Bookish News: Young Adult Novels and Swearing

bookishnews.jpgBookish News is a feature in which I scour the farthest corners in the virtual land known as the internet in hopes of learning what’s happening in the book world.

A new young adult novel has been quite a hit but has also caused some controversy.

When Mr. Dog Bites

Dylan Mint has Tourette’s. For Dylan, life is a constant battle to keep the bad stuff in – the swearing, the tics, the howling dog that escapes whenever he gets stressed. And, as a sixteen-year-old virgin and pupil at Drumhill Special School, getting stressed is something of an occupational hazard. 

But then a routine visit to the hospital changes everything. Overhearing a hushed conversation between the doctor and his mother, Dylan discovers that he’s going to die next March. 

So he grants himself three parting wishes: three ‘Cool Things To Do Before I Cack It’.

It isn’t a long list, but it is ambitious, and he doesn’t have much time. But as Dylan sets out to make his wishes come true, he discovers that nothing – and no-one – is quite as he had previously supposed.

A story about life, death, love, sex and swearing, When Mr Dog Bites will take you on one *#@! of a journey . . 

Apparently, this novel includes more than a few curse words throughout the story and some people say it should not be marketed to young adults as such.

The book’s language first drew media attention on February 4, when Telegraph culture editor Martin Chilton wrote an opinion piece addressing the language issue. Chilton wasn’t so much taken back by the obscenities – although his profanity list for a 16-page stretch of text is sizable – but rather he expressed concern that the publisher is using the fact of the strong language to publicize the book. “It is not as though publishers, Bloomsbury, are unaware of the novel’s content, which they have issued simultaneously on their YA and adult list… because they are using the swearing to publicise the book,” Chilton wrote. “Charlie Higson’ verdict (that the book is “funny and foul-mouthed”) is included on the press release along with two ostensibly humorous promotional slogans: “Welcome to the world of Dylan Mint. He’s going to take you on one *#@! of a journey” and “When Mr Dog Bites is controversial, hilarious and #@!Δing brilliant! (Source)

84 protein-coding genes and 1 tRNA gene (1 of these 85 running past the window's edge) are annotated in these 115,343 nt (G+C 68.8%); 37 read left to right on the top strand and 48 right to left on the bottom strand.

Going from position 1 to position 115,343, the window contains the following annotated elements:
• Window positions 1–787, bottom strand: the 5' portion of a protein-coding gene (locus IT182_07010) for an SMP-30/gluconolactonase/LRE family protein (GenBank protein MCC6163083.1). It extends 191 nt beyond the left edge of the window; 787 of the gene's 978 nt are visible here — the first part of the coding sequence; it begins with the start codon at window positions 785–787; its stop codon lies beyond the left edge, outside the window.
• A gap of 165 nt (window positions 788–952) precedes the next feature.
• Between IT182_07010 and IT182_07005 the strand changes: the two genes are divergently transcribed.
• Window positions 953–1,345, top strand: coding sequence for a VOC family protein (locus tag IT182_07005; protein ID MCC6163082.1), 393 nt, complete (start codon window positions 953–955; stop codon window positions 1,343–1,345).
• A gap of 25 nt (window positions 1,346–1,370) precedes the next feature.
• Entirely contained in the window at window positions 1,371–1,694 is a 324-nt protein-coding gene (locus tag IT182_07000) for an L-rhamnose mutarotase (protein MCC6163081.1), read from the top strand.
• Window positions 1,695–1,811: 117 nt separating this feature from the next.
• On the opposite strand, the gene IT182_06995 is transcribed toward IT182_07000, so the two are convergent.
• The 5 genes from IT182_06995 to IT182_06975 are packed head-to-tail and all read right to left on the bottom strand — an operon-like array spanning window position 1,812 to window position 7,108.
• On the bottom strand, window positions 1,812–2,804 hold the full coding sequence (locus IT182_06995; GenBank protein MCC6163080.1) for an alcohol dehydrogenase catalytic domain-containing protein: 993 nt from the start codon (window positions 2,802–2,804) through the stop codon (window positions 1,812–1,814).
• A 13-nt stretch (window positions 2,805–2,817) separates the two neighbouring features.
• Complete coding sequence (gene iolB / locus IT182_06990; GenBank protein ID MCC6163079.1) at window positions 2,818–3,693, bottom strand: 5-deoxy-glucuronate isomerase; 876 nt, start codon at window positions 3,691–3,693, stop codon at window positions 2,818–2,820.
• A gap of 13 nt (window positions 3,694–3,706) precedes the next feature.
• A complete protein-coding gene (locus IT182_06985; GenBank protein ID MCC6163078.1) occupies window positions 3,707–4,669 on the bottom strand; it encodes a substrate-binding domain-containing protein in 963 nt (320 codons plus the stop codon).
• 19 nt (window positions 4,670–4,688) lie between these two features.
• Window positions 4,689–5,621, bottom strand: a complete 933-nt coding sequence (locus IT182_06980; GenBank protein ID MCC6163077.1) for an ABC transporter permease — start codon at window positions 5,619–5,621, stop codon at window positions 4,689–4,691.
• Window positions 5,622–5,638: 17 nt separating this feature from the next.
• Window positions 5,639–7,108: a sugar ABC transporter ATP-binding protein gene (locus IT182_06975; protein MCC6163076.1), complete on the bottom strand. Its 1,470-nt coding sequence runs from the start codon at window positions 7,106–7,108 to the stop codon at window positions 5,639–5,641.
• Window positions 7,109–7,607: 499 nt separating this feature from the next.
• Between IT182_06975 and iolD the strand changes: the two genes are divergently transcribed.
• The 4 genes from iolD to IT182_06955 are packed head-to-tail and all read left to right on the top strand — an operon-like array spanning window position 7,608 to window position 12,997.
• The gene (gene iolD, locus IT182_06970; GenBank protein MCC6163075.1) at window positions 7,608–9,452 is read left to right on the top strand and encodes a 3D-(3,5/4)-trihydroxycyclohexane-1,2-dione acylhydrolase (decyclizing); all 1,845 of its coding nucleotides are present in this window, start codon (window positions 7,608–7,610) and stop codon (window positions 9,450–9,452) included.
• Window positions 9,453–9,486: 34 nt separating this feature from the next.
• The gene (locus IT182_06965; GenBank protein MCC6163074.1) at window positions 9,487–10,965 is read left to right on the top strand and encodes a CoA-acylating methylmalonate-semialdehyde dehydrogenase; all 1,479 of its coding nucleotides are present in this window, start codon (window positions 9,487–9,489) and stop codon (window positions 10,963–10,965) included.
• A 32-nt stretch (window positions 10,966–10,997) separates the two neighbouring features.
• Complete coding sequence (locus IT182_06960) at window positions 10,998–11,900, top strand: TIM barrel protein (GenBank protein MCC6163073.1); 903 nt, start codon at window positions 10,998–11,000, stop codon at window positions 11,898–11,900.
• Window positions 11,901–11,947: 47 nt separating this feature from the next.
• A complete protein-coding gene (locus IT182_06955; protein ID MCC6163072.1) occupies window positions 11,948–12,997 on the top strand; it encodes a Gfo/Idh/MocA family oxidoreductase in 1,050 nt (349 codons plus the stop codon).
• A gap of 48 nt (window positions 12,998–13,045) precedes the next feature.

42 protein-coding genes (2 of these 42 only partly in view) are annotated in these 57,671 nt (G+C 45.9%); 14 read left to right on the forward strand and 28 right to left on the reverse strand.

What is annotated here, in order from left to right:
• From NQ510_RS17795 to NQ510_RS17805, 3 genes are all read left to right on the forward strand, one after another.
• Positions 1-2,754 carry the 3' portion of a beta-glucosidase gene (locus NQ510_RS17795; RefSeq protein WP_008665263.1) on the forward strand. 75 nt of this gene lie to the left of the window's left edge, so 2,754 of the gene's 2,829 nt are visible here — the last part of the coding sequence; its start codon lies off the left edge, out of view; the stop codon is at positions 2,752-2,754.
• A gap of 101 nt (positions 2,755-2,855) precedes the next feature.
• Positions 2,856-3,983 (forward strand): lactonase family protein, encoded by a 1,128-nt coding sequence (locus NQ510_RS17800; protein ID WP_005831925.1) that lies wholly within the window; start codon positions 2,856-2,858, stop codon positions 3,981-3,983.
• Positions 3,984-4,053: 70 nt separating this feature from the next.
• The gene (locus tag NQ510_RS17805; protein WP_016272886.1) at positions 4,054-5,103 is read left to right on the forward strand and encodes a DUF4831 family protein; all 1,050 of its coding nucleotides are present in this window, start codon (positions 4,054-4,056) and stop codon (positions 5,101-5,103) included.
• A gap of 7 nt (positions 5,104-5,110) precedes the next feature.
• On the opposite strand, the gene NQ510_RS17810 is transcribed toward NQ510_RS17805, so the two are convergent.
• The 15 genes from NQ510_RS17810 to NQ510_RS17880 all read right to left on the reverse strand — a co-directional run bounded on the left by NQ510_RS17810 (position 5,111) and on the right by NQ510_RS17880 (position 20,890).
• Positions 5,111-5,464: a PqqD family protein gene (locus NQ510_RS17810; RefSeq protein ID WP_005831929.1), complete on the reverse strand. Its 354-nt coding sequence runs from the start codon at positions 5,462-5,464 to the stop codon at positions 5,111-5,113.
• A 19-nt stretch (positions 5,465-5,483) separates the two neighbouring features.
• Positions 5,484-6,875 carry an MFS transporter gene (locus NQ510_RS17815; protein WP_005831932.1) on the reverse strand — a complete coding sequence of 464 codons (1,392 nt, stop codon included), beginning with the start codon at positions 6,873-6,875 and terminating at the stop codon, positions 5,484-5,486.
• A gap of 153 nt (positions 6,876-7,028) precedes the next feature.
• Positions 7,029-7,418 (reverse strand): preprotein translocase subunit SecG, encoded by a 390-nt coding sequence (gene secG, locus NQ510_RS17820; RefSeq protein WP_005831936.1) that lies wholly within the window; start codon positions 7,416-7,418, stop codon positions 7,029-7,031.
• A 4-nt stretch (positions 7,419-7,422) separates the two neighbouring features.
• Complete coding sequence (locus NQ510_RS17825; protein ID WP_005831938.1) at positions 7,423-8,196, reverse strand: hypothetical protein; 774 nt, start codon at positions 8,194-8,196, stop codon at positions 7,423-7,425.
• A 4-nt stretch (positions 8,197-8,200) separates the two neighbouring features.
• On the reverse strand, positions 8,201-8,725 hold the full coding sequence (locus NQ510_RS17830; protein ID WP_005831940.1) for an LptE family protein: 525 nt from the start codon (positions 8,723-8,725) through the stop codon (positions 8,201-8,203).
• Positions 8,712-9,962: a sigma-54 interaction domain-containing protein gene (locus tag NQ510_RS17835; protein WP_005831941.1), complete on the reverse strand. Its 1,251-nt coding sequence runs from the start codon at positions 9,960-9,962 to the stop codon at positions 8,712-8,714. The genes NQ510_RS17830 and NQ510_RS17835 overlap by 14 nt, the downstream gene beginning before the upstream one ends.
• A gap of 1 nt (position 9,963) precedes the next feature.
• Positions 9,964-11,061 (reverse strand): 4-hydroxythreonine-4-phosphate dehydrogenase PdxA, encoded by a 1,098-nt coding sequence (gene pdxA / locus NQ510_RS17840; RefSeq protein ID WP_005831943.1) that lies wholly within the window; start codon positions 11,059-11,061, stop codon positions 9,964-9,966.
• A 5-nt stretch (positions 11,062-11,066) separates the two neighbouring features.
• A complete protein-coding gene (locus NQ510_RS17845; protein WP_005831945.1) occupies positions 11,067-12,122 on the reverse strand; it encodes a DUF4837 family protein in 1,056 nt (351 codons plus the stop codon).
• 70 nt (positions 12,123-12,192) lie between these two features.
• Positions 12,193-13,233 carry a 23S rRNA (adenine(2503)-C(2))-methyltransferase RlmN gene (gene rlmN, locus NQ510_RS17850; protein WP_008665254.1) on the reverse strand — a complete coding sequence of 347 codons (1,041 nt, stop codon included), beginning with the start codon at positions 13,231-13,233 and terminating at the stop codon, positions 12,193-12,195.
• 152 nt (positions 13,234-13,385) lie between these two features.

Martin Chilton, raises a point: should we be marketing profanity for young people? Is it the same as glamorizing it? Because of the controversy two versions of the novel have been made, one for adults and one for young adults. The only different between the two is that on the cover of the young adult novel there is a warning label that claims EXPLICIT CONTENT.

So now the question is at hand, should we start assigning age classifications like they do in films? The author of the controversial novel has something to say about that,

Conaghan said he considers a young reader anyone up to age 14 and argues against putting age labels on books. “We have to be careful,” he said, “because I have taught many younger teenagers over the years with a level of maturity and intelligence that belies their years. It may be inaccurate to simply measure ability, emotional maturity and erudition through age range alone. That being said, I fully understand why the warning label is on the jacket of my book and I have not rallied against having it on there.” (Source)

He makes good points here, we can not judge on age alone. Patrick Ness, author of A Monster Calls, also had some input on the issue.

Author Patrick Ness who has written for adults as well as for teens, weighed in on Twitter. He said such classifications are tricky because reading ability doesn’t always match age. Young readers, he added, are also exposed to what he sees as more problematic content, such as “a naked Miley Cyrus licking a sledgehammer.” (Source)

There’s also the issue of putting readers off novels with age classifications. The younger age is going to want to read the books designated for older ages and the older age isn’t going to want to touch books designated for the younger age.

Personally, I think we need to rely on the old fashioned system: word of mouth. If the language adds to the story and enhances the character then that’s fine. Its honest and like Ness said, kids these days are exposed to much worse. But if there seems to be cursing just for the sake of cursing and distracts from the story write a bad review, don’t recommend the novel.

What is your opinion? Should we add age classifications to novels? Share below and happy reading!

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16 thoughts on “Bookish News: Young Adult Novels and Swearing